Arable & horticulture update

Friday, 16 July, 2021

Commodity watch by senior policy officer Patricia Erwin

 Future is bright for arable & horticulture

The Ulster Farmers’ Union (UFU) in partnership with the Ulster Arable Society (UAS) commissioned a recent report to review, analyse and recommend support instruments that will ensure a future and help develop sustainable production methods for our local vegetable, potato and cereal sectors. 

Ian Duff was appointed as the report facilitator and upon receipt of an ambitious terms of reference, he navigated, co-ordinated, collected and analysed the sectors input alongside the wider supply chain, government and non-governmental organisation’s contributions. The review was led by highly respected industry representatives, UAS chairman Bruce Steele, alongside Robert Moore on cereals, David McElrea on potatoes and Roy Lyttle for vegetables. All consulted widely and inclusively with their respective UFU committee members.      

Whilst it was a difficult and challenging time for the industry in the midst of this review dealing also with Brexit and the unintended consequences of the Northern Ireland Protocol, this may have helped focus some discussion on specific needs and opportunities for all three sectors. 

The UAS and UFU supported this review on behalf of their respective members, and the report can be found on both the UAS and UFU websites.

The UFU vegetable committee continue to be pro-active and have positively and confidently embraced every opportunity to represent local vegetable growers.  Chairman Adrian McGowan and vice-chair Roy Lyttle supported by UFU deputy president William Irvine, recently participated in two events organised by the Food Foundation / PeasPlease hosted locally by NI GoodFood. This was a positive platform for professionals with one aim about how best to raise the profile and true worth of horticulture produce, whilst sharing experiences and learning from each other.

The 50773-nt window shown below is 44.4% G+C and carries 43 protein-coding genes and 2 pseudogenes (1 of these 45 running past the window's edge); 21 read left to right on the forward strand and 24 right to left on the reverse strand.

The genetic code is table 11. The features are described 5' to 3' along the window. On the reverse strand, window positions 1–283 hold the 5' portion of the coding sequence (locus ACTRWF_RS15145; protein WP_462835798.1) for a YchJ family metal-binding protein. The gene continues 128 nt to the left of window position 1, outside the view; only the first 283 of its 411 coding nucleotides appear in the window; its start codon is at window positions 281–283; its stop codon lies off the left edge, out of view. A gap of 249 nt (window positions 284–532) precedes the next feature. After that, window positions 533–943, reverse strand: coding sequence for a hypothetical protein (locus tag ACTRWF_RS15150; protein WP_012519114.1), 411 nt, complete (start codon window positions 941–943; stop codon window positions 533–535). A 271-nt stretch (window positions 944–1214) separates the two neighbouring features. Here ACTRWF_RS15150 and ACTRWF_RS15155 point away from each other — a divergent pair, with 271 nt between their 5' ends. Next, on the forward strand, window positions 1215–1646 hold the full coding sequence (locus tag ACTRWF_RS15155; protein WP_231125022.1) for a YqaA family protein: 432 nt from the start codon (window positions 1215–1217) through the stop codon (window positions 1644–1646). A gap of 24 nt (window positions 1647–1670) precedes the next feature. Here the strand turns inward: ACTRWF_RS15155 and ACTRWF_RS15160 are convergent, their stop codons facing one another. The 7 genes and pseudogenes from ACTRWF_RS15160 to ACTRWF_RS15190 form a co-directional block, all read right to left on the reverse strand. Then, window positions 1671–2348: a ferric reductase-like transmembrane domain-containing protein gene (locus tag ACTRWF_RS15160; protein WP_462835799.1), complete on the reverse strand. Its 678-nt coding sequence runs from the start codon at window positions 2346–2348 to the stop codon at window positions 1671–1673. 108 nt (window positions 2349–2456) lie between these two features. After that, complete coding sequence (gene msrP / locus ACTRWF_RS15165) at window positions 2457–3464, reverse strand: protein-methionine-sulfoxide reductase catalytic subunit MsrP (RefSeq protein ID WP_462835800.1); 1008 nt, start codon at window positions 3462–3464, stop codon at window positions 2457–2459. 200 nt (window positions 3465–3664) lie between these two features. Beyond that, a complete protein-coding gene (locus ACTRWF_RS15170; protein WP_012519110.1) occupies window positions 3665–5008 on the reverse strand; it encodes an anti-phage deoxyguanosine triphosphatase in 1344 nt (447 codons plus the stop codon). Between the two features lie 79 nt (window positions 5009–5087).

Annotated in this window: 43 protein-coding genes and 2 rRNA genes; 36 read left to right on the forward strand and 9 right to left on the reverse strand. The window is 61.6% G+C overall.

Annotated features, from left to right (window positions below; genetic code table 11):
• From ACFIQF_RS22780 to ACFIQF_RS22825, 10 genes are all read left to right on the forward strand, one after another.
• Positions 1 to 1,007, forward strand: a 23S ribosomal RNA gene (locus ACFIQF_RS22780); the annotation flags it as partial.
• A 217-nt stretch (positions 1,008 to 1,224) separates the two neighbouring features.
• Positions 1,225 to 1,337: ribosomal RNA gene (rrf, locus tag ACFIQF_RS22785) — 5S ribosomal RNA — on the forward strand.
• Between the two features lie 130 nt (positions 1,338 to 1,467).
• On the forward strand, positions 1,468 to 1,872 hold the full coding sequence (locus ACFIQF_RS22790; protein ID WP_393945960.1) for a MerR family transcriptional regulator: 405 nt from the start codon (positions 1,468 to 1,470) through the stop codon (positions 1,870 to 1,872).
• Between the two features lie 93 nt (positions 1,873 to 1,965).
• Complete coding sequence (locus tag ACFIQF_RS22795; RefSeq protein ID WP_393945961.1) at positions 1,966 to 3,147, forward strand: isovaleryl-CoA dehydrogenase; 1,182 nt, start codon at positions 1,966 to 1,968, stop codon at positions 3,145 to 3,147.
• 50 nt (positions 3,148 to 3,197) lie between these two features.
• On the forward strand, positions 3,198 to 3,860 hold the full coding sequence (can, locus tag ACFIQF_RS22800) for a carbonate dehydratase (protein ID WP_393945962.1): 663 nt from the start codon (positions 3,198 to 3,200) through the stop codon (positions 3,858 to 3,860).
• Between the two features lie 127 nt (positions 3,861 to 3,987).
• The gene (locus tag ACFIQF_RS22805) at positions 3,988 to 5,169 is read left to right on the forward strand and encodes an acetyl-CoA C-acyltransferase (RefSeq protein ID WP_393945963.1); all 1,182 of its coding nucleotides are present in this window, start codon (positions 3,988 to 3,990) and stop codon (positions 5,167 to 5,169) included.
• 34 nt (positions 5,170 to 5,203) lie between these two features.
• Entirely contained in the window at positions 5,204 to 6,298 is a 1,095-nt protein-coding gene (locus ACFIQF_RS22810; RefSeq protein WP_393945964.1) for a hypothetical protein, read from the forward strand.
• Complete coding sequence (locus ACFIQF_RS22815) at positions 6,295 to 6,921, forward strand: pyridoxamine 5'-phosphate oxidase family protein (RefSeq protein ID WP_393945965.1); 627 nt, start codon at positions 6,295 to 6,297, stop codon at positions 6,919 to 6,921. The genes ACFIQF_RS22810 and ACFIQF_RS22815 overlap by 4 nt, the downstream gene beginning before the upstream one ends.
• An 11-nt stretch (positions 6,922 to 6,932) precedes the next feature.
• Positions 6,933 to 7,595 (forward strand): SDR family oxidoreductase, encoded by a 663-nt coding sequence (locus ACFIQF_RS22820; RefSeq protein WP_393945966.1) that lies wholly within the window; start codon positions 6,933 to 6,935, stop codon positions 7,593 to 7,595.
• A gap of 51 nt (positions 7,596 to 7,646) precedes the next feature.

Building on the recently completed review of the sector, the vegetable committee are now actively progressing the need for a 10-year action plan. Currently two other issues that are high on the committee’s agenda include under cost of production selling in some retail and the need for continued access to plant protection products now and in the longer term.   

The UFU potato committee continue to deal with the loss of diquat and have recently written to Agriculture Minister Edwin Poots for his guidance and support for the industry on the matter. The committee called for another processing potato support COVID-19 package for the sector. Many growers we understand have registered an expression of interest and the official on-line application process will roll out very soon. The UFU will continue to review the situation.

Access to labour, and in particular access to seasonal agricultural workers, remains a high concern. The UFU have been in discussions with government and industry representatives, the UFU are monitoring the situation as it unfolds.

The UFU have facilitated industry discussions about cereal seed availability for autumn planting, with the Department of Agriculture, Environment and Rural Affairs (DAERA) and Department of Environment, Food and Rural Affairs (DEFRA). The UFU have called again on DAERA and DEFRA to communicate with the industry allowing time so all can understand the legislative requirements and logistical time-lines necessary for seed to be delivered from GB into NI on time. This is under review.  

The UFU have been advised of a shortage in availability of propionic acid for the 2021 crop. The UFU encourage cereal growers to plan ahead, discuss and agree with their own supply chain all acceptable alternative options available.